9. The method of claim 8, wherein the risk map excludes a physical volume proximal a rear of the vehicle.
10. The method of claim 1, further comprising determining a geometry of the risk map based on anticipated behavior of a leading vehicle.
11. The method of claim 10, wherein the determining the geometry of the risk map based on anticipated behavior of a leading vehicle comprises:
• from the first video, detecting turn indicator operation by the leading vehicle, the turn indicator associated with a first side; and
• selecting a predetermined geometry biased toward the first side in response to detecting turn indicator operation as the geometry of the risk map.
12. The method of claim 1, further comprising:
• generating risk maps for each of a plurality of locations along a vehicle route;
• storing the risk maps for each of a plurality of vehicles in association with the respective locations; and
• generating a risk map for each of the plurality of locations based on the risk maps from each of the plurality of vehicles for the respective location.
13. The method of claim 12, wherein the risk maps are generated in real-time, the method further comprising:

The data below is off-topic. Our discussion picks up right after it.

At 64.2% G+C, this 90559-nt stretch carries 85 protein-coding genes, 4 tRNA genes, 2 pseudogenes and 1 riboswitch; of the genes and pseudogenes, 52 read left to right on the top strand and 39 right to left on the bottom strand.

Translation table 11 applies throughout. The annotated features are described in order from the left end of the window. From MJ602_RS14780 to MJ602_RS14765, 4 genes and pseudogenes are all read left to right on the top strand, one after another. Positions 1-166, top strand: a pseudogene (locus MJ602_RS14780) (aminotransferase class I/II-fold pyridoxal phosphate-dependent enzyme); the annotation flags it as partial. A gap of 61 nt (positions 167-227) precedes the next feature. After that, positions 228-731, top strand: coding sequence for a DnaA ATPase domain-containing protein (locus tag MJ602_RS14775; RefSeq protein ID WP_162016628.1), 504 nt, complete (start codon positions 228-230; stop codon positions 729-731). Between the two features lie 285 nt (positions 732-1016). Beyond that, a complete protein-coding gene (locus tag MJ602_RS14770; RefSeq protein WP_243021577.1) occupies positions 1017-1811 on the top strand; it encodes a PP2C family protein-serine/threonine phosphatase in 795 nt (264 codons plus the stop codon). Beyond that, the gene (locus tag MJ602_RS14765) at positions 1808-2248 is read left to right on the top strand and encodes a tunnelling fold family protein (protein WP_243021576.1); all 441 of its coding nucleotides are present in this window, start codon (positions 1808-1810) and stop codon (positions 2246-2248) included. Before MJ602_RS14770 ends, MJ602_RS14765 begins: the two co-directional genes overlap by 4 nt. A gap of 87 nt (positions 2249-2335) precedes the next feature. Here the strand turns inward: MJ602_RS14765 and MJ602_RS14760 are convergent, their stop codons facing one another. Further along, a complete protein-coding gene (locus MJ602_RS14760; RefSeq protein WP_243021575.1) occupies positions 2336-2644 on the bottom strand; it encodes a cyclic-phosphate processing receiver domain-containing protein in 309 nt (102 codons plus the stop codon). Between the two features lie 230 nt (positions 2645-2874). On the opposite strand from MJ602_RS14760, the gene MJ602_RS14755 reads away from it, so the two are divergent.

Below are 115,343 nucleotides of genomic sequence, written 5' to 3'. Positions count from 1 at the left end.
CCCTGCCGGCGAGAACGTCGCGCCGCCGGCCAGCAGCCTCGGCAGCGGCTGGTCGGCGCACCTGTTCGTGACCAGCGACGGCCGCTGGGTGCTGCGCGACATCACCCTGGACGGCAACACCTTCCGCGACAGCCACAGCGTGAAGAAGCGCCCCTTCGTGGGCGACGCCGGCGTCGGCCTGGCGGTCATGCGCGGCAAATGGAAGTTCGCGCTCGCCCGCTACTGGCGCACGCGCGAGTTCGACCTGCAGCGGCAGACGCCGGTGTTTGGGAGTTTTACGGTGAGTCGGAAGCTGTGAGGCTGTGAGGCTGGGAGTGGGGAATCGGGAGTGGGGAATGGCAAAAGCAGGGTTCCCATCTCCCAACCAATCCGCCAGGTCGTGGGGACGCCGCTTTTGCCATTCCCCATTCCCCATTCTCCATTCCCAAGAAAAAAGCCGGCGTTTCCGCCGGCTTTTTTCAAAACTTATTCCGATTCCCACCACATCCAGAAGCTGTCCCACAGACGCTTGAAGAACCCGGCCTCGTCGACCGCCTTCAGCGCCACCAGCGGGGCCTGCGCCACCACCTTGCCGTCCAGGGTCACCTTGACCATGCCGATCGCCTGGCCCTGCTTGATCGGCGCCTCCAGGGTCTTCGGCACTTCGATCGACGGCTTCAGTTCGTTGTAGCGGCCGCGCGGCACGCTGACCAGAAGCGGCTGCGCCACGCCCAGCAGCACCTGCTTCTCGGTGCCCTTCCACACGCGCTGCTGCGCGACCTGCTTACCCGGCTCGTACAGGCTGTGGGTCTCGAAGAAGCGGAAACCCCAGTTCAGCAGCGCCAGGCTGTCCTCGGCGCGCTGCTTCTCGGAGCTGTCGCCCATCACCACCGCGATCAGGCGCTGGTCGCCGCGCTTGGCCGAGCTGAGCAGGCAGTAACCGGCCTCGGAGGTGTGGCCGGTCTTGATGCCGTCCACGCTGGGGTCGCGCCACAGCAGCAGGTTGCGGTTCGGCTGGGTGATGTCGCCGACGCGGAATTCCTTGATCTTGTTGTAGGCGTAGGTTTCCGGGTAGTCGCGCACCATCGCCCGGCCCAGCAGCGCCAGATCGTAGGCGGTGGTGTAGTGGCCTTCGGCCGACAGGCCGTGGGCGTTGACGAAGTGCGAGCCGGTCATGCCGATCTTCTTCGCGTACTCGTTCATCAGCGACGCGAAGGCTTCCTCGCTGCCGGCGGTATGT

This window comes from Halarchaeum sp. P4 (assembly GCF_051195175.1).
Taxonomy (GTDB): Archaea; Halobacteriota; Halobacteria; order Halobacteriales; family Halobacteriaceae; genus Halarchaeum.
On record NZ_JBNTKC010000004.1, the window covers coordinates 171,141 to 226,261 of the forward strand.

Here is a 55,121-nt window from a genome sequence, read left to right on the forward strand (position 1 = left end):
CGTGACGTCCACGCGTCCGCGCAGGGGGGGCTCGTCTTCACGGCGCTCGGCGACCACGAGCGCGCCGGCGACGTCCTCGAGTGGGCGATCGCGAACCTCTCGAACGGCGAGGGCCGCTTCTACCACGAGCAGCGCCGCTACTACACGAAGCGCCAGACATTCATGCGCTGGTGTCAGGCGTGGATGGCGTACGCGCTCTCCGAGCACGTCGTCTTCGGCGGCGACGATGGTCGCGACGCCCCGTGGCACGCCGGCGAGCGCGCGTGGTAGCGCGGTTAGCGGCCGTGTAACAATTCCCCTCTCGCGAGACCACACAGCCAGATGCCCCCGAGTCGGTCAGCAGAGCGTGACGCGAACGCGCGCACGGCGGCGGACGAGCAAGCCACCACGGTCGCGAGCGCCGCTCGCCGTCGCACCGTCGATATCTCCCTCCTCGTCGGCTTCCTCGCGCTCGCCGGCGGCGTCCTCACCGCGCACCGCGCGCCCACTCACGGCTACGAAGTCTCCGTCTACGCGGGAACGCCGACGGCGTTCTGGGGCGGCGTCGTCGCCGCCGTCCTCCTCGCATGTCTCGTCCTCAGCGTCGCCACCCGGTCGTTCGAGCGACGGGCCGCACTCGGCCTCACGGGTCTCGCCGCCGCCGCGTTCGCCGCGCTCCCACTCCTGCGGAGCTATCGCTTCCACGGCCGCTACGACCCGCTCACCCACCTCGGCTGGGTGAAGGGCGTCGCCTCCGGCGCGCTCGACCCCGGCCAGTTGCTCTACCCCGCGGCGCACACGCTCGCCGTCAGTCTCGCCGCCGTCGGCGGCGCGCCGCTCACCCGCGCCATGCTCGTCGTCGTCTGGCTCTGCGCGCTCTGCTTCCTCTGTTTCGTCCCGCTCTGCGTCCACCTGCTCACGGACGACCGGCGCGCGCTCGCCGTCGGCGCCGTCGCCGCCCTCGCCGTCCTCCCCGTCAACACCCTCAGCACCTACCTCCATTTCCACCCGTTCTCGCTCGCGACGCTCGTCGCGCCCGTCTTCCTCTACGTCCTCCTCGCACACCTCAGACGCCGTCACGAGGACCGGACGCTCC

• receiving a risk map request for a secondary vehicle without the interior-facing camera, exterior-facing camera, and processor, the risk map request comprising a location identifier for a location within the plurality of locations;
• retrieving the risk map associated with the location; and
• transmitting the retrieved risk map to the secondary vehicle, wherein the secondary vehicle is operated based on the retrieved risk map.
14. The method of claim 1, wherein the parametric module comprises a set of Gaussian models.
15. The method of claim 1, further comprising selecting the parametric module based on a geographic location of the vehicle from a set of predetermined parameter modules.
16. The method of claim 1, further comprising:
• generating a recommendation based on the cause of the near-collision event;
• transmitting a notification, comprising the recommendation, to the user;
• monitoring user behavior based on video sampled by the interior-facing camera for a threshold duration after transmitting the notification; and